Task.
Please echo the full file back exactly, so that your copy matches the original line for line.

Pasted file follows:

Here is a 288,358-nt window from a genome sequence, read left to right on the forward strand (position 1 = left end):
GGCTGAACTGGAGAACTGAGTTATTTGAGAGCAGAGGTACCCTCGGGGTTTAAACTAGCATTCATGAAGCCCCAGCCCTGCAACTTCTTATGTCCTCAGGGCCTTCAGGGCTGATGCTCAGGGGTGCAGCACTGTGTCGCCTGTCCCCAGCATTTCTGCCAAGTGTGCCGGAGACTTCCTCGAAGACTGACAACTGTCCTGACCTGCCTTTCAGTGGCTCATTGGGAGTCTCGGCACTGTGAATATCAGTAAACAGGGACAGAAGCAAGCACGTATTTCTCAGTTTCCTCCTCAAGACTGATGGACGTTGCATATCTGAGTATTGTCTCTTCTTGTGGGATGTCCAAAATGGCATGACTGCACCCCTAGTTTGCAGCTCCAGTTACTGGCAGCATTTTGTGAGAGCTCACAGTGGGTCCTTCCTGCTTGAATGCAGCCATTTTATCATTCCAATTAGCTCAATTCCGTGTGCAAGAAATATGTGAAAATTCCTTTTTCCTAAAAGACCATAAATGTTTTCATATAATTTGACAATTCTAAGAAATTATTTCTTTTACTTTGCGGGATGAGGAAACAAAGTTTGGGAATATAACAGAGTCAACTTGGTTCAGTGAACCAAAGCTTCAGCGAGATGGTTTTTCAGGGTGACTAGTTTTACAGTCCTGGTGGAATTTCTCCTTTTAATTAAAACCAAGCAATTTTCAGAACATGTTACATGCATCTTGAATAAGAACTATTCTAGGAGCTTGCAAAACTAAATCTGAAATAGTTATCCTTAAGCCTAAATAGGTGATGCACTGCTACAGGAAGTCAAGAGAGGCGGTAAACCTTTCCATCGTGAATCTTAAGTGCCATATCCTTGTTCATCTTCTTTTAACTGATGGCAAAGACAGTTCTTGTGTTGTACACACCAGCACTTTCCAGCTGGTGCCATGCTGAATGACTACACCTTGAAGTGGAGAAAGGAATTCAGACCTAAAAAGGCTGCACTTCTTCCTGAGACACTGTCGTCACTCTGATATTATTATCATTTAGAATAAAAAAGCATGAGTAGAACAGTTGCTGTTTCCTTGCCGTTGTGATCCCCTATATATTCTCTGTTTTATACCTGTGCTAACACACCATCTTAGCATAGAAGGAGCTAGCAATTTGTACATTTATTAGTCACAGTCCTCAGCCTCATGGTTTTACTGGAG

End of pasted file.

Here is a 288,358-nt window from a genome sequence, read left to right on the forward strand (position 1 = left end):
GGCTGAACTGGAGAACTGAGTTATTTGAGAGCAGAGGTACCCTCGGGGTTTAAACTAGCATTCATGAAGCCCCAGCCCTGCAACTTCTTATGTCCTCAGGGCCTTCAGGGCTGATGCTCAGGGGTGCAGCACTGTGTCGCCTGTCCCCAGCATTTCTGCCAAGTGTGCCGGAGACTTCCTCGAAGACTGACAACTGTCCTGACCTGCCTTTCAGTGGCTCATTGGGAGTCTCGGCACTGTGAATATCAGTAAACAGGGACAGAAGCAAGCACGTATTTCTCAGTTTCCTCCTCAAGACTGATGGACGTTGCATATCTGAGTATTGTCTCTTCTTGTGGGATGTCCAAAATGGCATGACTGCACCCCTAGTTTGCAGCTCCAGTTACTGGCAGCATTTTGTGAGAGCTCACAGTGGGTCCTTCCTGCTTGAATGCAGCCATTTTATCATTCCAATTAGCTCAATTCCGTGTGCAAGAAATATGTGAAAATTCCTTTTTCCTAAAAGACCATAAATGTTTTCATATAATTTGACAATTCTAAGAAATTATTTCTTTTACTTTGCGGGATGAGGAAACAAAGTTTGGGAATATAACAGAGTCAACTTGGTTCAGTGAACCAAAGCTTCAGCGAGATGGTTTTTCAGGGTGACTAGTTTTACAGTCCTGGTGGAATTTCTCCTTTTAATTAAAACCAAGCAATTTTCAGAACATGTTACATGCATCTTGAATAAGAACTATTCTAGGAGCTTGCAAAACTAAATCTGAAATAGTTATCCTTAAGCCTAAATAGGTGATGCACTGCTACAGGAAGTCAAGAGAGGCGGTAAACCTTTCCATCGTGAATCTTAAGTGCCATATCCTTGTTCATCTTCTTTTAACTGATGGCAAAGACAGTTCTTGTGTTGTACACACCAGCACTTTCCAGCTGGTGCCATGCTGAATGACTACACCTTGAAGTGGAGAAAGGAATTCAGACCTAAAAAGGCTGCACTTCTTCCTGAGACACTGTCGTCACTCTGATATTATTATCATTTAGAATAAAAAAGCATGAGTAGAACAGTTGCTGTTTCCTTGCCGTTGTGATCCCCTATATATTCTCTGTTTTATACCTGTGCTAACACACCATCTTAGCATAGAAGGAGCTAGCAATTTGTACATTTATTAGTCACAGTCCTCAGCCTCATGGTTTTACTGGAG